Yesterday, I wrote about some of the troubling changes taking place here in Brazil. Today, it’s Good Friday, so I thought I’d focus on some of the good things that are happening. While it is certainly true that there are reasons to be fearful, I am of the opinion that there are even more reasons to be cheerful and that, in a few years, things might just work out all right.
It had to happen
Brazilian politics has been in a terrible state for a long time now. Despite the introduction of ‘ficha limpa’ (‘clean record’), which sought to allow only people with no criminal past being able to stand for election, there has been no wholesale change. Indeed, as I quoted yesterday, up to 60% of politicians are currently being investigated for some sort of criminal action.
The system has to change, and the only way it would be changed is from the outside. Perhaps it has taken so many corruption scandals and so much indignation, coupled with an economic recession, public health scares and lingering resentment over the World Cup and Olympics for Brazil to reach a point of no return. If it doesn’t change now, it never will.
An interesting development from one of the protests a couple of weeks ago was when a couple of opposition politicians tried to join the protest and were told in no uncertain terms that they were not welcome, that they were as much a part of the problem as the government. In the past, I have said that the only people worse than the government are those trying to replace them, if other people realise this, then maybe there is hope yet.
In a further, encouraging, development, Wednesday saw the release of a document from Odebrecht, a huge construction company that has just agreed to provide evidence on behalf of the state. This document included a list of the politicians they had bribed and included names from all across the political spectrum. My hope is that this helps to reinforce the idea that it is the system which is corrupt, that the system corrupts all those it comes into contact with and it is this system that needs reforming, not the individuals who happen to be in power at the moment.
While there are arguments to be had over the limits of judicial power, the fact that the judiciary is able to take a stand is encouraging. The JP were given increased powers, resources and autonomy early on in Dilma’s first term, and it is exactly these powers that are being used against her and the previous regime. A strong judiciary, as well as a free press, access to social media and strong social movements should help keep future presidents in check as well as preventing a military takeover.
The end of impunity?
People are going to jail. This might not seem such a big deal in other countries, but here in Brazil rich, influential people have, until now, rarely ended up behind bars. So far, it has been businessmen, but I am fairly certain that in the not-too-distant future some bug name politicians are also going to find themselves doing porridge.
This is something to applaud. Future politicians and businesspeople are going to have to think twice before they engage in bribes again, or at least make sure there is no evidence of what they are doing so they can’t be caught.
I was in a queue in a supermarket last week for an awfully long time. This is not news as supermarkets are notorious for taking an age to take you money. The interesting thing on this occasion, though, was as I finally got to the checkout the cashiers were all talking amongst themselves about politics. I heard jokes about Lula, updates on what Dilma had just said and looks of derision about Cunha.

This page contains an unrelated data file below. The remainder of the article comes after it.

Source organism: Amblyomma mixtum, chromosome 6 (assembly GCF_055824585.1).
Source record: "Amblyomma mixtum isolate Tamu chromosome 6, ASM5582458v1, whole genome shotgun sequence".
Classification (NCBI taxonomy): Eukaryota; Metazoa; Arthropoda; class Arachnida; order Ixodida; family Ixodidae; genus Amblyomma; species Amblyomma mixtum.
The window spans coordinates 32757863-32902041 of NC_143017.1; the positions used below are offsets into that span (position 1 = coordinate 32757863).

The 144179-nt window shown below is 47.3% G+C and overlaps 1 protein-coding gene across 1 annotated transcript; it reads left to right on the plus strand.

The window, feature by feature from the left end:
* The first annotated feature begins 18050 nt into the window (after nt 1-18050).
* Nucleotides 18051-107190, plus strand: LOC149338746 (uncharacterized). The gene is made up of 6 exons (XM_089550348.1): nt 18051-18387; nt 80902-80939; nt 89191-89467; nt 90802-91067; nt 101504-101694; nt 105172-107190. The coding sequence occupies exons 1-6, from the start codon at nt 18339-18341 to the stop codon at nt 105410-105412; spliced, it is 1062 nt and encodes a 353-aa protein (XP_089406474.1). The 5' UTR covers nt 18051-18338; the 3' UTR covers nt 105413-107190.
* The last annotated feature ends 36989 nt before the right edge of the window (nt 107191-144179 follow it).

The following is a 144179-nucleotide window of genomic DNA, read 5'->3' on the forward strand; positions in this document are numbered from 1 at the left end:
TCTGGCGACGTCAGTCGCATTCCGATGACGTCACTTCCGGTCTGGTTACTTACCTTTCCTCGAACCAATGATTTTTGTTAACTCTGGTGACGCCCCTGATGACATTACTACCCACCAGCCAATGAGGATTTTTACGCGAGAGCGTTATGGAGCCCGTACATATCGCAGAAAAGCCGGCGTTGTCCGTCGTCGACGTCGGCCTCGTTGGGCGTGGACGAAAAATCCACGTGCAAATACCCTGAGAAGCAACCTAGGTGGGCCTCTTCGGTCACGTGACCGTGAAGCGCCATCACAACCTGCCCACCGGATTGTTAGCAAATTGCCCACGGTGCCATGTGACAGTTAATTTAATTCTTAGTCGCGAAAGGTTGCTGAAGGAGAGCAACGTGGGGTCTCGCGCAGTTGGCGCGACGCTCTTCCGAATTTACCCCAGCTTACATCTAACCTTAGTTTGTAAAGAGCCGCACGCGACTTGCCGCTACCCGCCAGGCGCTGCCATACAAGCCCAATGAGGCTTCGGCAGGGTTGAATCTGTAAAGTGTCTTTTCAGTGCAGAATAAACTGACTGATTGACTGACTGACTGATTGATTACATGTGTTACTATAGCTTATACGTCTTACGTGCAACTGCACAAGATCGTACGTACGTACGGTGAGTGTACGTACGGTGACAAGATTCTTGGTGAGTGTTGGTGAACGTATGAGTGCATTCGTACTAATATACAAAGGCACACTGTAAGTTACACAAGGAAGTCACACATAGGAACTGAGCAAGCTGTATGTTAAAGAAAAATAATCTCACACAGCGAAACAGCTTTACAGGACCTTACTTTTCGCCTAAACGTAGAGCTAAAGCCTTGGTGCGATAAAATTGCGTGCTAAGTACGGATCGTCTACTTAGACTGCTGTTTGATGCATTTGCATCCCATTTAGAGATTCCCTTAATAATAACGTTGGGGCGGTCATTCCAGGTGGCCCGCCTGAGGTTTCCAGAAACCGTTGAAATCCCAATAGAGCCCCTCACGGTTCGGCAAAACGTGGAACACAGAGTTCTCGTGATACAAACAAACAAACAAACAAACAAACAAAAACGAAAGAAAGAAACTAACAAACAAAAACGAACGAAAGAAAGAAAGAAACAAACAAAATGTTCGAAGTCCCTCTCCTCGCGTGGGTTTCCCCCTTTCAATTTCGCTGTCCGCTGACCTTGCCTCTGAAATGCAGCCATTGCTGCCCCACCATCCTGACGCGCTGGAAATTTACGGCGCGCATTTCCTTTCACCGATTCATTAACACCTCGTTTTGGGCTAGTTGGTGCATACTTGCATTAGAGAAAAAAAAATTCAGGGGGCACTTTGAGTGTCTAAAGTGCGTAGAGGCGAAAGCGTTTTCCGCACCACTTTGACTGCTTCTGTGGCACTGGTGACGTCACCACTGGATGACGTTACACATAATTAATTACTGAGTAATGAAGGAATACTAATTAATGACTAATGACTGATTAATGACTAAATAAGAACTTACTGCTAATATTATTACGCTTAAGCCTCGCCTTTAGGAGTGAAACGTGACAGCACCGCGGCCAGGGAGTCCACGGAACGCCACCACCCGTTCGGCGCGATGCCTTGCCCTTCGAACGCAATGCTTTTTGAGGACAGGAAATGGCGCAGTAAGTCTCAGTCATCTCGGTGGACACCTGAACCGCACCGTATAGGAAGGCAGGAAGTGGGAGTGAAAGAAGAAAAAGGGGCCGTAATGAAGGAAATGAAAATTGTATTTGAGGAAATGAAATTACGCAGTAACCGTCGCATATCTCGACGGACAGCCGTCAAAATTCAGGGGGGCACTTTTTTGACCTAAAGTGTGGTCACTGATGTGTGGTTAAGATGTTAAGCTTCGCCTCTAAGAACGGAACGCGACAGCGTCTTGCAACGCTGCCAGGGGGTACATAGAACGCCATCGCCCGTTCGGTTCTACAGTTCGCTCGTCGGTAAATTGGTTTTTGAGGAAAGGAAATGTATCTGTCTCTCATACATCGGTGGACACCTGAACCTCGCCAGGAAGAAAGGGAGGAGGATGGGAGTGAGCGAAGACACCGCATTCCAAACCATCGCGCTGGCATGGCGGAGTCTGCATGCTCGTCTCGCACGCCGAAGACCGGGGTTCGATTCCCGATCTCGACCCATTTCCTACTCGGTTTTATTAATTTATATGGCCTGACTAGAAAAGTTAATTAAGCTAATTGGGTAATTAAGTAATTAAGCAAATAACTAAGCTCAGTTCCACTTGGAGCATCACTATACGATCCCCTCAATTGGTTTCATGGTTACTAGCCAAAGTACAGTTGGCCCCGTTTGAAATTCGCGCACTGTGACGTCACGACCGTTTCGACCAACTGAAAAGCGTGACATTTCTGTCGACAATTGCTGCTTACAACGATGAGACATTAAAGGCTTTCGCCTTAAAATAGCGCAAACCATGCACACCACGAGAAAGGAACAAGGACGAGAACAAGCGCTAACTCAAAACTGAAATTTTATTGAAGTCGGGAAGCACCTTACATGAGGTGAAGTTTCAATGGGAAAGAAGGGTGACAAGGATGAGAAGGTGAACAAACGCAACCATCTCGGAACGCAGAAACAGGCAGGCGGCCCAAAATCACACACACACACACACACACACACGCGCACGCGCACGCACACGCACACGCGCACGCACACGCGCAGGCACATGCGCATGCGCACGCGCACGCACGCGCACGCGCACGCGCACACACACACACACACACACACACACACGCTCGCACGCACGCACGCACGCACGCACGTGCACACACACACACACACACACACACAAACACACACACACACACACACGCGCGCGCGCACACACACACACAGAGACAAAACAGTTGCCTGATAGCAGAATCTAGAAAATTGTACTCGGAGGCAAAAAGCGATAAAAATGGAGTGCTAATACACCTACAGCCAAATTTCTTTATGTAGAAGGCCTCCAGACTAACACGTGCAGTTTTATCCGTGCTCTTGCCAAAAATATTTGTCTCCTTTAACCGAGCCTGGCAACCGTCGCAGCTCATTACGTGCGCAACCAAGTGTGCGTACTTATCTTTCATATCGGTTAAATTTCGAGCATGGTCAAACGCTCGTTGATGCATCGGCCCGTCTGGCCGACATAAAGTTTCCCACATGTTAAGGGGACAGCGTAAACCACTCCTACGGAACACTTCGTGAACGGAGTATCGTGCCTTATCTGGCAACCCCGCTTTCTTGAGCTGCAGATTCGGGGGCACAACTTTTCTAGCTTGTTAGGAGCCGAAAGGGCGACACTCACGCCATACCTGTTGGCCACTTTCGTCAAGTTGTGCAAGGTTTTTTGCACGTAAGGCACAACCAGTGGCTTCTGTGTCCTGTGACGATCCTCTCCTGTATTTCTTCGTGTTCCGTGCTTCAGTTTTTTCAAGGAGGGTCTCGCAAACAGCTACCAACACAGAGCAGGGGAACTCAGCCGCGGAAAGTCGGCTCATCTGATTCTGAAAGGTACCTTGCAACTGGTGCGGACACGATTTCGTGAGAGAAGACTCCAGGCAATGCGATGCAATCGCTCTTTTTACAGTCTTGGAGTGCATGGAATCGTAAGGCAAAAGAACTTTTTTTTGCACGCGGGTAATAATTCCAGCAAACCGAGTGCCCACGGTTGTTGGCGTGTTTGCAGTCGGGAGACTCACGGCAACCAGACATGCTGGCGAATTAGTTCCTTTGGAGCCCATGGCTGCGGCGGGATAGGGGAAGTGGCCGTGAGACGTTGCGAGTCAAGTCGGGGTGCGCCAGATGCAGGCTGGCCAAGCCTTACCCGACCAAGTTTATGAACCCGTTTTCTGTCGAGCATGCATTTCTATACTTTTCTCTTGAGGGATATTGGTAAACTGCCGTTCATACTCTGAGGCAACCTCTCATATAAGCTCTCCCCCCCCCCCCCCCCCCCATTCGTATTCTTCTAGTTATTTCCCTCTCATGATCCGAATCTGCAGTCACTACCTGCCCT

When I was out last Friday night, it seemed that no bar room chat could go more than 15 minutes without it coming back to politics.
Most of my classes have, at some point in the last week, been dominated by politics. I haven’t been the one to bring up the subject for fear of alienating some of my students, but they have all listened to what I had to say and either agreed or respectfully offered a different opinion.
For me, to hear politics being discussed by so many people in so many different contexts can only be encouraging and long may it continue.
A lack of violence
While there have been isolated outbreaks of violence, there hasn’t been any large-scale violence at all. This reminds me of the way in which Brazil made its transition to democracy from military dictatorship in that there was relatively little violence and bloodshed, especially compared to other countries in Latin America.
There have been a number of calls for the military to step in a take power. I’m not sure f these calls are just from a vocal minority or are just being publicised by the government to highlight the threat of a coup. I am not a Brazilian military expert, by any means, but from what I have been told, the military has been so underfunded over the last 20 years that they are now pretty much incapable of staging a coup, never mind running a country that would then be in all kinds of trouble. There is also no appetite from other countries to support a military coup (yes, I’m looking at you USA).
On the whole, taking yesterday’s reasons to be fearful and today’s reasons to be cheerful into consideration, I am genuinely optimistic about the future path of Brazil. There are potential roadblocks and dead ends that we could take, however, it couldn’t continue as it has been over the last few years. As this video makes clear, Brazil’s government is falling aprt…and it’s good news?